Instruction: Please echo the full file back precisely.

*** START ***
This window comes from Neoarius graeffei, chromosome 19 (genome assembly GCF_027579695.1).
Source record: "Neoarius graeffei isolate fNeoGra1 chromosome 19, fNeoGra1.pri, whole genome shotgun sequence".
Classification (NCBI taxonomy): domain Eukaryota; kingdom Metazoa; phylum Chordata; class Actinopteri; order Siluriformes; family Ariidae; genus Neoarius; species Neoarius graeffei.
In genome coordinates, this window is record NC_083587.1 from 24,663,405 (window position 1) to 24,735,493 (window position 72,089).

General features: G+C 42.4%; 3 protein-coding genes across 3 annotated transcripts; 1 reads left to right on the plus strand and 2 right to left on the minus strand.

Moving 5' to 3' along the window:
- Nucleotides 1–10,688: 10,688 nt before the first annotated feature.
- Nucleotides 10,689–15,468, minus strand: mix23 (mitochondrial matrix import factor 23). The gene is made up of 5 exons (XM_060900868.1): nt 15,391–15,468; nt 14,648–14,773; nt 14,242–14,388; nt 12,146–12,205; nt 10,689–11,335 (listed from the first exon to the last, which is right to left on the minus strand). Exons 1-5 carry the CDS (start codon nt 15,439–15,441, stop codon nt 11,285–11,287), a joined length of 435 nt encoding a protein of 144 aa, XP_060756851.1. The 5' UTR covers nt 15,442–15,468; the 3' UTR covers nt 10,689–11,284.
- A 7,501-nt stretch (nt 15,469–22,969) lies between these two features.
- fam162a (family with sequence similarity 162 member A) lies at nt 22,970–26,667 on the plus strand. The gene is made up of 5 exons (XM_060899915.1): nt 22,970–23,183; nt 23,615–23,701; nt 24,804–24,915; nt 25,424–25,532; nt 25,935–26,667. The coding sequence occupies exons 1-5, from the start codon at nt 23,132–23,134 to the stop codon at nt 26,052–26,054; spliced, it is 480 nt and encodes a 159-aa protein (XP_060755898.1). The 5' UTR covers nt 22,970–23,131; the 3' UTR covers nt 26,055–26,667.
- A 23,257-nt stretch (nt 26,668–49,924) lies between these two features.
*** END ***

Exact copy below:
This window comes from Neoarius graeffei, chromosome 19 (genome assembly GCF_027579695.1).
Source record: "Neoarius graeffei isolate fNeoGra1 chromosome 19, fNeoGra1.pri, whole genome shotgun sequence".
Classification (NCBI taxonomy): domain Eukaryota; kingdom Metazoa; phylum Chordata; class Actinopteri; order Siluriformes; family Ariidae; genus Neoarius; species Neoarius graeffei.
In genome coordinates, this window is record NC_083587.1 from 24,663,405 (window position 1) to 24,735,493 (window position 72,089).

General features: G+C 42.4%; 3 protein-coding genes across 3 annotated transcripts; 1 reads left to right on the plus strand and 2 right to left on the minus strand.

Moving 5' to 3' along the window:
- Nucleotides 1–10,688: 10,688 nt before the first annotated feature.
- Nucleotides 10,689–15,468, minus strand: mix23 (mitochondrial matrix import factor 23). The gene is made up of 5 exons (XM_060900868.1): nt 15,391–15,468; nt 14,648–14,773; nt 14,242–14,388; nt 12,146–12,205; nt 10,689–11,335 (listed from the first exon to the last, which is right to left on the minus strand). Exons 1-5 carry the CDS (start codon nt 15,439–15,441, stop codon nt 11,285–11,287), a joined length of 435 nt encoding a protein of 144 aa, XP_060756851.1. The 5' UTR covers nt 15,442–15,468; the 3' UTR covers nt 10,689–11,284.
- A 7,501-nt stretch (nt 15,469–22,969) lies between these two features.
- fam162a (family with sequence similarity 162 member A) lies at nt 22,970–26,667 on the plus strand. The gene is made up of 5 exons (XM_060899915.1): nt 22,970–23,183; nt 23,615–23,701; nt 24,804–24,915; nt 25,424–25,532; nt 25,935–26,667. The coding sequence occupies exons 1-5, from the start codon at nt 23,132–23,134 to the stop codon at nt 26,052–26,054; spliced, it is 480 nt and encodes a 159-aa protein (XP_060755898.1). The 5' UTR covers nt 22,970–23,131; the 3' UTR covers nt 26,055–26,667.
- A 23,257-nt stretch (nt 26,668–49,924) lies between these two features.